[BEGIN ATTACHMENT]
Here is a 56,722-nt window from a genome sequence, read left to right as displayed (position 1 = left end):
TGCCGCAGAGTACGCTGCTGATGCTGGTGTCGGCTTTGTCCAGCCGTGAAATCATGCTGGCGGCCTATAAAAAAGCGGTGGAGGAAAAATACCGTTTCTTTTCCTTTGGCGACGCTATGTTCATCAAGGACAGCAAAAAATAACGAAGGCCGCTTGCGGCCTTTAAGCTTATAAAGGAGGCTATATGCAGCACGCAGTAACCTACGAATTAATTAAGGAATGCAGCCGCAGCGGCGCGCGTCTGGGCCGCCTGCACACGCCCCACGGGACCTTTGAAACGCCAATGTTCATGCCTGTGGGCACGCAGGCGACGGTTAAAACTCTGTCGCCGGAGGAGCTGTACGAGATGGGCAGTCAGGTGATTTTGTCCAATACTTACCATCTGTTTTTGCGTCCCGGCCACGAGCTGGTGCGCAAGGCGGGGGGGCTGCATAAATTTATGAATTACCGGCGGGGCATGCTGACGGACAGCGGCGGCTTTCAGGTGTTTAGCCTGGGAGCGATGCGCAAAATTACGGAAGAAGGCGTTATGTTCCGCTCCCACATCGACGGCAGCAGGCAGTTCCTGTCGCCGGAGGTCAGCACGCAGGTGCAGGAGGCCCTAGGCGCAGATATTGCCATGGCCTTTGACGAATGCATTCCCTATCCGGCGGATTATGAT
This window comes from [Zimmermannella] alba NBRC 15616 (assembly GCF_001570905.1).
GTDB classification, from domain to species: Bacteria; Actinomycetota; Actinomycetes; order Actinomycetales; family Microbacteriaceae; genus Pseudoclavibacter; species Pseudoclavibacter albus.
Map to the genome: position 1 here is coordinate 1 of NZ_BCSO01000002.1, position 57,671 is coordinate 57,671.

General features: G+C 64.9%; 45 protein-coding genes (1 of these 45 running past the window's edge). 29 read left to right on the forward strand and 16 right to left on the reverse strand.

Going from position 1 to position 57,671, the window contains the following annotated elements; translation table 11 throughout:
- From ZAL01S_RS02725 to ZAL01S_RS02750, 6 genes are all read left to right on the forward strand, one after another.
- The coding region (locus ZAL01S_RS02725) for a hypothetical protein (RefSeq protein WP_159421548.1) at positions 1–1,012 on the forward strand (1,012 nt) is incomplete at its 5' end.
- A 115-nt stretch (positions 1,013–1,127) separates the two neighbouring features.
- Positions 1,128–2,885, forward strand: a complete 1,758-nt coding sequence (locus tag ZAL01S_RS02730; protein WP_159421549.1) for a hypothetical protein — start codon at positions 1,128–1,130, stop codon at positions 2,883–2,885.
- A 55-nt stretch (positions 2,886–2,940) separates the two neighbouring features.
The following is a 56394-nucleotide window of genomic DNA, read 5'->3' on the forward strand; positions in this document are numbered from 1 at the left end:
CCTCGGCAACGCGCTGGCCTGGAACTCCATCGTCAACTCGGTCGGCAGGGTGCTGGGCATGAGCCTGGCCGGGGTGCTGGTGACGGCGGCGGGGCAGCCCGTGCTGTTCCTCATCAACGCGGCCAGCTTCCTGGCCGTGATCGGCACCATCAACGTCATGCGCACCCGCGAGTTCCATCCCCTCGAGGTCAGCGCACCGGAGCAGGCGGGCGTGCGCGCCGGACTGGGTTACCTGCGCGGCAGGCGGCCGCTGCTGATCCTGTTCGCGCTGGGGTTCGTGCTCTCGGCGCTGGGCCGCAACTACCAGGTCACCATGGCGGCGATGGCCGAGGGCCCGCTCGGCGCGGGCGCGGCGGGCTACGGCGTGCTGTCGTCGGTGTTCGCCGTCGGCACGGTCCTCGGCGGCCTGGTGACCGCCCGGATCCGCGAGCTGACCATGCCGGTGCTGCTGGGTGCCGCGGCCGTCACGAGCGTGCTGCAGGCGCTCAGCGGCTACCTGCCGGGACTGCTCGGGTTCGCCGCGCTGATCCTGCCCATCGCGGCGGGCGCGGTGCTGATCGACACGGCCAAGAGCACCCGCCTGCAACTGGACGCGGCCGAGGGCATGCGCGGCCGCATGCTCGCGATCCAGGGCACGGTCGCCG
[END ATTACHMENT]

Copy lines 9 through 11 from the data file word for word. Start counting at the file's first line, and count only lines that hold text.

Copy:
- The coding region (locus ZAL01S_RS02725) for a hypothetical protein (RefSeq protein WP_159421548.1) at positions 1–1,012 on the forward strand (1,012 nt) is incomplete at its 5' end.
- A 115-nt stretch (positions 1,013–1,127) separates the two neighbouring features.
- Positions 1,128–2,885, forward strand: a complete 1,758-nt coding sequence (locus tag ZAL01S_RS02730; protein WP_159421549.1) for a hypothetical protein — start codon at positions 1,128–1,130, stop codon at positions 2,883–2,885.